GDP Headed to Permanent Contraction by 2023 – Here’s Why

November 18, 2014—I’d like to carry on the theme from my recent article “Interest Rates Cannot Rise – Here’s Why” that garnered some discussion around the financial blog universe. I’m going to show that GDP is also in a trap of decelerating growth although I will state that unlike interest rates the prognosis is treatable for GDP.

However, it will require the Fed to admit its failure and for the government to pull its Keynesian head out of its aristocratic ass. Specifically, the Fed needs to end its market manipulation and corporate tax rates need to come down significantly in addition to offering incentives for hiring and fixed capital investment here in the US.

Let me start by showing that GDP growth has been decelerating for as long as many of us have been alive. If you can remember back to your calculus classes you’d see deceleration of GDP growth as the second derivative of the GDP function. Let’s see what this looks like in practice on the following chart (the data was exported from St. Louis Fed’s Fred in order to show the trend line).

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I know many of you are already shouting, “of course, as the size of the economy grows it will naturally grow slower.” And while that sounds good it doesn’t pass the smell test. And by smell test I mean that’s BS.

I will grant that emerging from a developing economy to a full on modern industrialized economy there will be a shift from grand acceleration to moderate acceleration and thus some deceleration will naturally take place prior to settling in at a moderate but consistent level of growth. And 150 years on since the beginning of the second industrial revolution we are well past the point of settling in. Ok let’s move on to more interesting tidbits.

If we look at just the past 6 years we are beginning to realize that no matter how much money is injected into the system or how cheap borrowing costs are GDP does not seem to respond. Today I want to really dig into this issue and show why GDP growth is so anemic and unresponsive to loose monetary policy. If you listen to the hype about the economy one of the predominant arguments that we are headed in the right direction is that total earnings (income) are at all time highs.

This is a classic fallacy of affirming the consequent. Economic growth isn’t a function of earnings but a function of expenditures. And although we’ve been taught that these equate when it comes to GDP, it is not the case. The key difference between expenditure and income is their marginal utility. Our marginal utility of income is much higher than our marginal utility of expenditures.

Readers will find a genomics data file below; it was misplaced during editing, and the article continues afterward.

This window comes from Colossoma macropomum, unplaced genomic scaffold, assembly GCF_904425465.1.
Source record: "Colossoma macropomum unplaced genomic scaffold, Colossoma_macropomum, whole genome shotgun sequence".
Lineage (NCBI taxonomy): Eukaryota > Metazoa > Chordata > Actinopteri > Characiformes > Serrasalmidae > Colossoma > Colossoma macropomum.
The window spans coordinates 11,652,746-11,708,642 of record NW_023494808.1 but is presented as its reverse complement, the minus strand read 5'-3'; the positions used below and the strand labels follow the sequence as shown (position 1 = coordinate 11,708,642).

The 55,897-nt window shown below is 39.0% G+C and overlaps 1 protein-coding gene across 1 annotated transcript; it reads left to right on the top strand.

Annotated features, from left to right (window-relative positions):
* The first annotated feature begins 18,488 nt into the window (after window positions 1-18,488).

So producers will continue to generate more profits far longer than they will continue to spend more profits. And so while GDP growth is a function of expenditures, expenditures is a function of both total earnings and earnings distribution. For expenditures to grow it may or may not be sufficient to have total earnings growth.

And I would suggest that we are currently in a scenario where total income growth has very little impact on economic growth due to a severe narrowing of income distribution. And so the argument that the economy is strong because total income continues to grow is a fallacy (and nonsensical given GDP growth rates). What has become necessary is an expansion of income distribution.

Let’s have a look at the heart of the problem. The following chart depicts the U3 unemployment rate (red line), the U6 unemployment rate (green line) and the differential between them (blue line). You can see the green line is actually higher than it has been since the early 1990s. This line represents what I call true unemployment. It takes into account those who have dropped out of the labour force and those who are working part time because they cannot find full time work.

The red line which is the U3 unemployment figure and the one you hear about when people generally talk about unemployment does not differentiate for people who replaced full time work with part time work and does not account for those who simply gave up looking for work because they could not find anything.

And so it becomes clear that, despite all the cheers of a fully recuperated job market, the state of employment in the US is actually quite dire relative to the past 25 years. I will show that the cause of such an ominous employment landscape is a misallocation of investment funds and the implications manifest as inadequate demand resulting in economic contraction.

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If we look at median household incomes we find they have been declining for 15 years. So while total income has been growing, distribution of income has been narrowing. Today’s demand void is due to narrowing income distribution. That is, fewer people are receiving more of the bigger pie. Due to diminishing marginal utility of expenditures, less and less total income is being allocated or spent in a way the generates economic growth.

Those who are enjoying the lion’s share of the increasing total income, both corporates and individuals, are allocating it to financial investments which provide very little economic growth. The following chart depicts the reallocation of corporate earnings from effective economic assets to ineffective financial assets, a process that leads to a narrowing of income distribution (which I prove in an earlier article I wrote for Ron Paul’s Voices of Liberty that was reposted to ZH).

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The chart simply shows that since 2000 corporate earnings are being reallocated from fixed capital investments (which widen income distribution) into financial investments via dividend payouts (which narrow income distribution).